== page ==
Wal-Mart Stores spent more than $10.5 billion on IT in 2015, topping the list of the world's biggest technology spenders, according to IDC research cited by the Wall Street Journal.
Financial services firms made up half of the top 10 IT spenders in 2015. Those 10 companies spent a collective $53.7 billion on IT in 2015, up from $45.3 billion the previous year, IDC said. Hardware, software, IT services, telecommunications services and internal IT spending (including salaries and benefits) all fall under the IT expenditures umbrella, IDC explained.
Wal-Mart and 2015's other top IT spenders, including banks JPMorgan Chase and Bank of America, were to some extent playing catch-up after dramatic IT spending cuts in the years following the U.S. recession, IDC researchers told the Journal.
Wal-Mart is in the midst of a push to find a path to growth—closing underperforming stores, and beefing up training and pay for store employees. Those efforts to provide improved wages, working environments, training and paths for advancement will cost the retailer more than $1 billion, according to its own estimation.
While investors have balked at those costs, it appears that Wal-Mart is spending ten times that much to boost its digital efforts. The retailer has said it plans to spend $2 billion on e-commerce by the end of 2017 and pledged to develop its online grocery business. Wal-Mart is also among the companies looking hardest for top tech talent.
In Q4 this year, which included the holiday season, Wal-Mart (which did not respond to the Journal's requests for comment on the IT spending report) reported just 8% growth in online sales. It’s not quite copacetic to compare Wal-Mart—the largest retailer not just in the U.S., but in the world—to rivals Amazon or Target, which pale in comparison by several measures, but Amazon saw Q4 growth of 22% and Target boosted its online sales by 34% in the same period, helped by its holiday-time free shipping policy.
“If you look at the U.S. market in 2015, e-commerce grew at 14.6% year on year,” retail futurist Doug Stephens told Retail Dive earlier this year. “If Wal-Mart grew at 8%, they were on the losing end, and somebody else was on the winning end, if you look at it from that very binary standpoint, because if you’re not at least growing with the market, you’re falling behind. It is important because in the long term we have to account for the fact that the consumer lives with this pervasive belief that they can get what they want, whenever they want it, wherever they are. If [Wal-Mart is] not at least keeping pace with the marketplace, they’re only going to look more inconvenient over time.”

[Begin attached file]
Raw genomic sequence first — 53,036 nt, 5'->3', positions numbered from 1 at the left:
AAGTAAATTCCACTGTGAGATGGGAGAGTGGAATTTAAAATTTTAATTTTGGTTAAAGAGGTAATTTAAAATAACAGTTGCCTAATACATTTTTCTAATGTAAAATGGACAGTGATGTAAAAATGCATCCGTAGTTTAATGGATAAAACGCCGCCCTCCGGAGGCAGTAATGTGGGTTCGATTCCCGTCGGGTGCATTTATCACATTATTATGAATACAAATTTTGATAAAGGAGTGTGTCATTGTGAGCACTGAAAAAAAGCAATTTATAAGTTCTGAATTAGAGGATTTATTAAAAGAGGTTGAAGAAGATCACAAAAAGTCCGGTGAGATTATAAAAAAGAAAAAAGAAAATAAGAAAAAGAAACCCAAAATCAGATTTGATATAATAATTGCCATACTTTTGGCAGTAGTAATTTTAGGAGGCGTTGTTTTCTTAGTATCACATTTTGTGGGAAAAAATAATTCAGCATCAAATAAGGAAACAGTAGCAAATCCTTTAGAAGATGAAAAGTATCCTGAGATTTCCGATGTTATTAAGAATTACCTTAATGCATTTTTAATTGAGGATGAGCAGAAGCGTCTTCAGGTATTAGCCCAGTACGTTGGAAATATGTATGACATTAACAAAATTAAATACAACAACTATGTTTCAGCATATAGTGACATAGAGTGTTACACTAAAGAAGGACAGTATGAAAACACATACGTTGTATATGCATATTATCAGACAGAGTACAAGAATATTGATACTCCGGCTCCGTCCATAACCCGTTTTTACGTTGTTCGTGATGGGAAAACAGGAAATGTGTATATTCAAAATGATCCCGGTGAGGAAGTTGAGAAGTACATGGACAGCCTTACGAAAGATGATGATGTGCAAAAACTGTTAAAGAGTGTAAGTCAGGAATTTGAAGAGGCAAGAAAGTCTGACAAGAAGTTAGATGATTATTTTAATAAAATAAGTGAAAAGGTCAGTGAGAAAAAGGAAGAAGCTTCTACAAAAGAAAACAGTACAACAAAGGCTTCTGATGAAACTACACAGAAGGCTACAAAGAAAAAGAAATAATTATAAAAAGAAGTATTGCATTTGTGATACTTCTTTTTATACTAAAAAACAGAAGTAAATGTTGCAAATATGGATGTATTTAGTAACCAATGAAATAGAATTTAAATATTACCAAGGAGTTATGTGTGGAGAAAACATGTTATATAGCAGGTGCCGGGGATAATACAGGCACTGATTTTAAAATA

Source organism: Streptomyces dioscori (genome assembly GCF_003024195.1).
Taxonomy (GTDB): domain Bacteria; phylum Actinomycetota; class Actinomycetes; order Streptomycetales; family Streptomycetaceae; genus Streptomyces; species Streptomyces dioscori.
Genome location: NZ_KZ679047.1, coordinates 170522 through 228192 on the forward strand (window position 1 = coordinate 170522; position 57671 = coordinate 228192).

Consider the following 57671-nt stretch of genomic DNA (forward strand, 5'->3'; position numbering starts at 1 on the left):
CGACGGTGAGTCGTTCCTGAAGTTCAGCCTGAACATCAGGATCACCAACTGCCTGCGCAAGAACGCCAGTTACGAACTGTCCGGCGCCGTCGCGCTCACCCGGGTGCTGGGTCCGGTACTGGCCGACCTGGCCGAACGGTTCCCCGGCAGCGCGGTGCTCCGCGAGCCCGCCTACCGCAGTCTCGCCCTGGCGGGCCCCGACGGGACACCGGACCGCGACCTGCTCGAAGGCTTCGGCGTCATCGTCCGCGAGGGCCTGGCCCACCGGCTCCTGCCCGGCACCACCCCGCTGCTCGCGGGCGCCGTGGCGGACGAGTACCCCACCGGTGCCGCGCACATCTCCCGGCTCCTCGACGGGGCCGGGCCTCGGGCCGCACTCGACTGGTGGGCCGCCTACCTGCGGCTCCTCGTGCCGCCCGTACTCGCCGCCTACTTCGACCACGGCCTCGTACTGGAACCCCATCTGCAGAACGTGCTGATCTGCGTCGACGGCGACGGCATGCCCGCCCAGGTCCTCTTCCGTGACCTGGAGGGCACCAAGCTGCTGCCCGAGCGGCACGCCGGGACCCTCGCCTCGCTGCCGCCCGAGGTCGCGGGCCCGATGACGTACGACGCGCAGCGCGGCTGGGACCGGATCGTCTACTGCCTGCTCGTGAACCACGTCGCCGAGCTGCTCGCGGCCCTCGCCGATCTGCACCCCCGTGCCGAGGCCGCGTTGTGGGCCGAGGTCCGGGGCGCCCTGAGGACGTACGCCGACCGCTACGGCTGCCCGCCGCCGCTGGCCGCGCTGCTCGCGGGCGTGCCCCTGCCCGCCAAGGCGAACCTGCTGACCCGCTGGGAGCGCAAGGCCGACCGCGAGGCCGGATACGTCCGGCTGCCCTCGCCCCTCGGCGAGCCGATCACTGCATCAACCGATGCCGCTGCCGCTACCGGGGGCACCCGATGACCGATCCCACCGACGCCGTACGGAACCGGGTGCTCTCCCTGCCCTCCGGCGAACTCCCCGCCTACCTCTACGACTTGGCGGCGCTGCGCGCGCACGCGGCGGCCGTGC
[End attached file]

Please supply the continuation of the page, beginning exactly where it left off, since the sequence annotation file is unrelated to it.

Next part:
But Nick Egelanian, president of retail development consultants SiteWorks International, told Retail Dive that it would be a mistake for Wal-Mart to move too far from its brick-and-mortar stronghold for the sake of e-commerce growth—especially when you consider that even after two decades of market disruption from Amazon (a company that he says is not quite profitable in its own retail endeavors), e-commerce remains at most about 8% of all retail industry sales.
E-commerce logistics are especially tough, Egelanian noted, and that plus online price pressure help keep margins way down.
“Wal-Mart is the biggest retailer in the world, and their system is selling through bricks and mortar,” Egelanian said. “And they’re efficient. We know that Wal-Mart has the most efficient system in the world. We know that they break that product down and put it on the shelves, and they do that very efficiently also, and then they’re done. And selling on the Internet is not efficient. The whole methodology of selling on the Internet is completely foreign to what it’s like selling at a Wal-Mart.”
That could move investor concerns from what the retailer is spending on its stores to what it’s spending on its IT. Nordstrom last week was downgraded by Evercore analysts for straying too far from its own fundamentals like customer service and well-curated upscale merchandise to focus on its off-price and e-commerce operations.